Flashlight Games for Kids

Flashlight games are full of kid appeal! Most children, even tweens and teens, have a fascination with flashlights, and why not? It's pretty to cool to shoot a beam of light out into the dark. Add a few rules and goals and presto: you have these flashlight games, perfect for after-dinner activity, sleepover parties, and camping.

Stealthy Scavenger Hunt

Boy on treasure hunt
Image Source / Getty Images

Make a scavenger hunt or treasure hunt a little more challenging by keeping hunters in the dark! Send them out with a list of items to find (be sure to define boundaries so they don't stray too far away), or set up a trail of clues for them to follow—by flashlight.

Flashlight Tag

The classic! Mix hide and seek, tag, and the cover of darkness and you get this crowd-pleasing night game. And you can always tweak the rules to make your very own version.


Another family favorite, this game is a kind of reverse tag in which all the players are trying to capture one "it"—the firefly, who holds the flashlight. Another version is to give the firefly a colored light (buy it this way or make it with cellophane) and all other players white lights.

If you live in a place with real fireflies, you can add this game to a firefly catching adventure. Just be sure to release the bugs once you've had a good look at them.

Flashlight Stomp

Play this flashlight game indoors or out: Have one person hold the light and shine it on the ground, or an object that is safely within reach (that is, not a high ceiling fan, or a mailbox across the street). Other players race to step on the beam of light or tag it with their hands.

Flashlight Limbo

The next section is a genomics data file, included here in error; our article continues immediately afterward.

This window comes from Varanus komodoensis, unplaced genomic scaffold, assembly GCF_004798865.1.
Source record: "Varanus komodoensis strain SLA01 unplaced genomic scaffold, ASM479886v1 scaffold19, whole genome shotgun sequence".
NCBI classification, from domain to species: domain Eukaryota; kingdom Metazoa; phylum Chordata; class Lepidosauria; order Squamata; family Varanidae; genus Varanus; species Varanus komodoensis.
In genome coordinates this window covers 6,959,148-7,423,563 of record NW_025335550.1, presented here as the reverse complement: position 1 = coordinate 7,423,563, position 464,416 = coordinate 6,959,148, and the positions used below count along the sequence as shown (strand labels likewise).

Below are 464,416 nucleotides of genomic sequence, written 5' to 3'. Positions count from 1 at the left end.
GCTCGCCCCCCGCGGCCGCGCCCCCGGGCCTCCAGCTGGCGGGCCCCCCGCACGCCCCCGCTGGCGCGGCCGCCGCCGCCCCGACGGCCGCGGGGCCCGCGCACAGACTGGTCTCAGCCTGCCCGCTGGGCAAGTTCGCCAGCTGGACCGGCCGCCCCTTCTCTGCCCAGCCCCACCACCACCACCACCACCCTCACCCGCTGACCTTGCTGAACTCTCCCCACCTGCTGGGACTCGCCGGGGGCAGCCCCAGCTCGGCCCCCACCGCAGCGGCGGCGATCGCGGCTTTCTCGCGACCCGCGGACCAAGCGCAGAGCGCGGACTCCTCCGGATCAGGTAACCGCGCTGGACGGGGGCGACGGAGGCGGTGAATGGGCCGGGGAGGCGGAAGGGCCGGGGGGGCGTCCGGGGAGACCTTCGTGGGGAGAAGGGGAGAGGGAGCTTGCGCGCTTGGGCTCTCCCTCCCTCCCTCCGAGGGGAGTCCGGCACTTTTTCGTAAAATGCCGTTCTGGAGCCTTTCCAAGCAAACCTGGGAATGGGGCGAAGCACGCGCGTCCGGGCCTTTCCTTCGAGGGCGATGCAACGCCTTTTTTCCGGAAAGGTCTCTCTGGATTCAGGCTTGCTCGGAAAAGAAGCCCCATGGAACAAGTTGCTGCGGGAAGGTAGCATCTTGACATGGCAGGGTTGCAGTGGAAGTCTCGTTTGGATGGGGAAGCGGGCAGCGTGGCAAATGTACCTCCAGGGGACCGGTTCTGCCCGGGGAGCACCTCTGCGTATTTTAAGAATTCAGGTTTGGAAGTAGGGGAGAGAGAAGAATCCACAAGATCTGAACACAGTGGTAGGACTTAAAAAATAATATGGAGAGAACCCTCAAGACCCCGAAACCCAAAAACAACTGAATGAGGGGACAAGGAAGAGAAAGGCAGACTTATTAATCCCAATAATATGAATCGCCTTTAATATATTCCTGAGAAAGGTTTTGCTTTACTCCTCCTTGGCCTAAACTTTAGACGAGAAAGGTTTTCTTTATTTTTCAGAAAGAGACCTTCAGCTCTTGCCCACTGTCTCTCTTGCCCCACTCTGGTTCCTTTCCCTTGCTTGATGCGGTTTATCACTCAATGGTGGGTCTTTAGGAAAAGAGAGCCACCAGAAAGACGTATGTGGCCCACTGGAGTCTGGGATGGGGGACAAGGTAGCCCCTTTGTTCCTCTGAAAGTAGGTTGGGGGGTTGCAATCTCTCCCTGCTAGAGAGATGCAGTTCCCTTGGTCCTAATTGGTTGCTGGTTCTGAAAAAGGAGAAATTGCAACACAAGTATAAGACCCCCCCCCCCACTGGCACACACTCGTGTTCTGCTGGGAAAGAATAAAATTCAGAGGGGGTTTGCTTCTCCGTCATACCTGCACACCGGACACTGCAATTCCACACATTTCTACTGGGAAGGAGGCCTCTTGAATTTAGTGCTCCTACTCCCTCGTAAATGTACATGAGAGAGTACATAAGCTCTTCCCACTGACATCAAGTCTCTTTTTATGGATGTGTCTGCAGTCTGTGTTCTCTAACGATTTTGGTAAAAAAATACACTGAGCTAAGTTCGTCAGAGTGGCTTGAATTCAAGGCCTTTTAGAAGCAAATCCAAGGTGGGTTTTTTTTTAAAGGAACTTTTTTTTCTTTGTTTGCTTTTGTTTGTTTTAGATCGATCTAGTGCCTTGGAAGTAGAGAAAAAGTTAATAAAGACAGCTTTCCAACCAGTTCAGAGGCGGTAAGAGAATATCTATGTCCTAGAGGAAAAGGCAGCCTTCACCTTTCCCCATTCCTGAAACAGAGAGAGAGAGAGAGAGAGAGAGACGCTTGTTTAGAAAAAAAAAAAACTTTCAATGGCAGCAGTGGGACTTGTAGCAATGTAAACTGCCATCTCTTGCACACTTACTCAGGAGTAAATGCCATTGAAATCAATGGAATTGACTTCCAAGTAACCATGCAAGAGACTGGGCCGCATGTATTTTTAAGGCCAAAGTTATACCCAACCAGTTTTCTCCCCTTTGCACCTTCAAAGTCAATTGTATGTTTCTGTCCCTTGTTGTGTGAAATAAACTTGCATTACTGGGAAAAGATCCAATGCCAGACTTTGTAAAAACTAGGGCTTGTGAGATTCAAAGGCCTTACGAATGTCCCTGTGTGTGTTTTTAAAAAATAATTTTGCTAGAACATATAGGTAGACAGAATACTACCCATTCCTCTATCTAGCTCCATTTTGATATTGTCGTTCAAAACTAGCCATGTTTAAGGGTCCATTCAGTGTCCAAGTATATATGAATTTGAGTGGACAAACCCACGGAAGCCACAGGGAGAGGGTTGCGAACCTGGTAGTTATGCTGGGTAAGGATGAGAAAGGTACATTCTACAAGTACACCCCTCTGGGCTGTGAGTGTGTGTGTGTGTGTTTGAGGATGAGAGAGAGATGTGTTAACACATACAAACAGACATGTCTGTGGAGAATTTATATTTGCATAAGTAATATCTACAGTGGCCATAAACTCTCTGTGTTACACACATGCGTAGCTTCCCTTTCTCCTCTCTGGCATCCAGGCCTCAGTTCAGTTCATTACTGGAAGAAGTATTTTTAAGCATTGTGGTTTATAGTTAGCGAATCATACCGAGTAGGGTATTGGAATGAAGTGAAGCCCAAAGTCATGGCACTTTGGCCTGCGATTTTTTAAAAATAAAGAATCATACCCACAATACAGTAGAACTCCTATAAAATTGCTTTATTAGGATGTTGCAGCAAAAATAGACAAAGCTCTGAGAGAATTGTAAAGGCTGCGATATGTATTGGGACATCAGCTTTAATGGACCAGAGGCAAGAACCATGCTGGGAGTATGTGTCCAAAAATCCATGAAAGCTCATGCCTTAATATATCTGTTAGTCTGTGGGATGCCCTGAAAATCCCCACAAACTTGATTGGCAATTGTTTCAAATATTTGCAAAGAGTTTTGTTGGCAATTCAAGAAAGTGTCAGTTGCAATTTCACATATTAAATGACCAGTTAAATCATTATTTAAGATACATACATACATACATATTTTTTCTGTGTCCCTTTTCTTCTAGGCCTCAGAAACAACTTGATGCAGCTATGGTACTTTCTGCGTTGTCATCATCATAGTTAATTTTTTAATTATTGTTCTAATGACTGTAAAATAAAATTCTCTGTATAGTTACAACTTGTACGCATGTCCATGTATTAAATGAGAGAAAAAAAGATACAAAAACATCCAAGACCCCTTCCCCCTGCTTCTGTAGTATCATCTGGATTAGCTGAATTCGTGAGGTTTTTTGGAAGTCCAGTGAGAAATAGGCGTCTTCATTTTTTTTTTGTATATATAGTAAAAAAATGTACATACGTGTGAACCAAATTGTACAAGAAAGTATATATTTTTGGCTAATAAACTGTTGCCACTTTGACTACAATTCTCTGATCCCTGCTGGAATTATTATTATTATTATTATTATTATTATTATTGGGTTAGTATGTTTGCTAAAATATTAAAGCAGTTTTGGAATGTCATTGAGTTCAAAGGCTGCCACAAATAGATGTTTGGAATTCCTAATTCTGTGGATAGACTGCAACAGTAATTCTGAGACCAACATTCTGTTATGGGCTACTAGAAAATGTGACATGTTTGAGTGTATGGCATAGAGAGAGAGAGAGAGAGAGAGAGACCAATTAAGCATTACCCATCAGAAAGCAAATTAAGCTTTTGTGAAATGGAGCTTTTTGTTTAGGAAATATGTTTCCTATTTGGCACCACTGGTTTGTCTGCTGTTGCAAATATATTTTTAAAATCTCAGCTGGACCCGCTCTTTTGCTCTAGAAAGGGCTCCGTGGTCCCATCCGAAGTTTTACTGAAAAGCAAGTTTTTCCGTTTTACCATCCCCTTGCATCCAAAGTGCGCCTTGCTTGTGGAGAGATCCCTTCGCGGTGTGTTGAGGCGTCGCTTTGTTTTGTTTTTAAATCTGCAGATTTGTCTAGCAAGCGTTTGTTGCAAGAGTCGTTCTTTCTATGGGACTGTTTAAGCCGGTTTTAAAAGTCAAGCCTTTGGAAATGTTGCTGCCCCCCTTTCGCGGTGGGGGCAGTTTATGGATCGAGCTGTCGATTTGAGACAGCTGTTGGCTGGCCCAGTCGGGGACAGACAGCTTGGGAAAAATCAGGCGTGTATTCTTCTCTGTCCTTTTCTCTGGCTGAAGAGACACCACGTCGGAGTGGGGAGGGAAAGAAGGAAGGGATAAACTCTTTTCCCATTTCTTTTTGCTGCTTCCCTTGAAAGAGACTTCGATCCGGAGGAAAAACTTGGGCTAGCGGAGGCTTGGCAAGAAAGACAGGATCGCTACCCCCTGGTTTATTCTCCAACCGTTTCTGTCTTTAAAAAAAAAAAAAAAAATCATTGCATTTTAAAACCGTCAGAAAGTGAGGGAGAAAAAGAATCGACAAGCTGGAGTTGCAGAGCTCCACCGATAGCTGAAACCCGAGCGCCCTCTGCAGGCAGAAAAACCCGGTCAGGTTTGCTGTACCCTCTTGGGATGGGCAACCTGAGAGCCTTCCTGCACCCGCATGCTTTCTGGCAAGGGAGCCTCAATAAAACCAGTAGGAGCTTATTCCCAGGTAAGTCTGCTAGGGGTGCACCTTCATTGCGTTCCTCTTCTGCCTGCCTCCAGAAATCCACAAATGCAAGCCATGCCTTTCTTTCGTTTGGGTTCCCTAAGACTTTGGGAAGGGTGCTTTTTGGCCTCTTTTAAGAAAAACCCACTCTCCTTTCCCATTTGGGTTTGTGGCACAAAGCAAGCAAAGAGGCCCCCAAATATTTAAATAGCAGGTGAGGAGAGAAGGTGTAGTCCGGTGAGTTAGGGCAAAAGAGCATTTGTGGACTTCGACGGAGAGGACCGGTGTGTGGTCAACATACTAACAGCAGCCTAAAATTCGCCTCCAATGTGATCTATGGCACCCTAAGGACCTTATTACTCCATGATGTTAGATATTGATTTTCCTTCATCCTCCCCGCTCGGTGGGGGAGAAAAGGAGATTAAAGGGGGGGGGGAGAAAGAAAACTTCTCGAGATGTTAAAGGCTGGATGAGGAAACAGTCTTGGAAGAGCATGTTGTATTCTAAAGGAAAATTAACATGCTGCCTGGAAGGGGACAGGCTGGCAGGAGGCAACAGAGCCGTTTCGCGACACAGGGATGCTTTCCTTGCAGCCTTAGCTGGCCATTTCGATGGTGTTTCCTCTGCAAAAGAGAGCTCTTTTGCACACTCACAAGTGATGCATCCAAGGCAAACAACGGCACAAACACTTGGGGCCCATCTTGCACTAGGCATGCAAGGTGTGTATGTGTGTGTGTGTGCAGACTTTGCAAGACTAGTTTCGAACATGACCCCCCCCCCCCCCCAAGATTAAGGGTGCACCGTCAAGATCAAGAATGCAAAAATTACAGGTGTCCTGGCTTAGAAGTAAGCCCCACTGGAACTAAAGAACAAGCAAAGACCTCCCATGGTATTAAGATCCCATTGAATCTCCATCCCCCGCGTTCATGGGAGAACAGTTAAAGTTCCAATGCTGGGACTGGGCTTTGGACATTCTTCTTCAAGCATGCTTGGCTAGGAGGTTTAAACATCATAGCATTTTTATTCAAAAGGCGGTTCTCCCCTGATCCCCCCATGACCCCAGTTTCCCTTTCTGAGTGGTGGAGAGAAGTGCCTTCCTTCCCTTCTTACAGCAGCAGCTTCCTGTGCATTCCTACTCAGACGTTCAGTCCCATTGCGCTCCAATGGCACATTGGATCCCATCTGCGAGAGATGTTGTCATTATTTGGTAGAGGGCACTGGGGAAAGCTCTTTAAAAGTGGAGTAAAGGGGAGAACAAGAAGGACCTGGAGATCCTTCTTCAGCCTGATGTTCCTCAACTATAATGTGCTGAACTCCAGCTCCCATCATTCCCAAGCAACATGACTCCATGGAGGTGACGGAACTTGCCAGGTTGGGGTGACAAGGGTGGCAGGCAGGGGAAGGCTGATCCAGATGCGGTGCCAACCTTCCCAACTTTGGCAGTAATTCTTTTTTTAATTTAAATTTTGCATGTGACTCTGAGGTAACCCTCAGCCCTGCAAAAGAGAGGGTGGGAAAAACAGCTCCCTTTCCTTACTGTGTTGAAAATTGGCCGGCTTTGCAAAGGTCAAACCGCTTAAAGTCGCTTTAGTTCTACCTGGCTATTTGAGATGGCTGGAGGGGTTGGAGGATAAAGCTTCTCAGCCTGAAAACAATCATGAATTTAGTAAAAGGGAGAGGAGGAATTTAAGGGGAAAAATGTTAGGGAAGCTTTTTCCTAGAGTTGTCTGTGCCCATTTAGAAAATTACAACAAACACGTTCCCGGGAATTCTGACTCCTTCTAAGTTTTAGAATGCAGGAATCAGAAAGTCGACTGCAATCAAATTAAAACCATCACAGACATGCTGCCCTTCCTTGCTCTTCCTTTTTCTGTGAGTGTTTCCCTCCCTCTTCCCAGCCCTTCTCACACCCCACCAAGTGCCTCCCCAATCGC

Here's another flashlight game that works indoors or out. Shine a light horizontally and presto, you have a limbo stick that's easy to hold and won't hurt if it touches the limbo dancer. This works best if you have a flashlight with a smaller, more focused beam instead of a diffused one.

Super-Size Silhouettes

Shine a flashlight (or several) onto a blank wall and let kids have fun making shadows. They can dance and watch their shadows flicker along with them, or try their hand at shadow puppets. Or put up some extra-large paper on the wall. Have kids strike a pose (the crazier, the better) and then take turns tracing each other's images.

Capture the Moon

Equip everyone with flashlights or headlamps for this one, or play in a partly lit area. The rules are the same as capture the flag, but using a soccer or kickball—the "moon"—instead of a flag. You could also use a glow-in-the-dark ball, or tape glow sticks around a ball or Frisbee to make it look like a shiny full moon.

Statue Spotlight

In this improvisational, role-playing game, participants play one of three parts: statue, museum visitor, and docent (another name for museum tour guide). Start by choosing who'll be the visitor and docent first. Have them turn their backs while everyone else (the statues) strikes a pose—a statuesque one, of course.

Now, the docent takes the visitor on a tour, using a flashlight to illuminate the statues one at a time. The statues can't move, speak, or laugh (after all, they are made of stone!). The docent's goal is to catch them moving—or make them chuckle and break character by saying or doing something funny. Once a statue is "caught," that player becomes a visitor and joins the tour. Play a few rounds so that several people get a chance to be the docent.

Flicker Relay

This is a simple relay race game that's easy for players to pick up. Group players into teams and have them line up, single file. Give the first person in each line a flashlight, and pick a target destination a short distance away—a wall, fence, tree, etc. At "Go!" the first player must turn on the flashlight, shine it at the target, run to the target and touch it, then run to the back of their line, switching off the flashlight and handing it to the next person in line as they pass. Repeat for each player in the line.

Target in the Mirror

This one comes from the homeschooling blog No Doubt Learning and cleverly adds a little science to a fun flashlight game. Kids try to hit targets with their flashlight beam, but there's a catch: they have to bounce the beam off a mirror first.

By Catherine Holecko
Catherine Holecko is an experienced freelance writer and editor who specializes in pregnancy, parenting, health and fitness.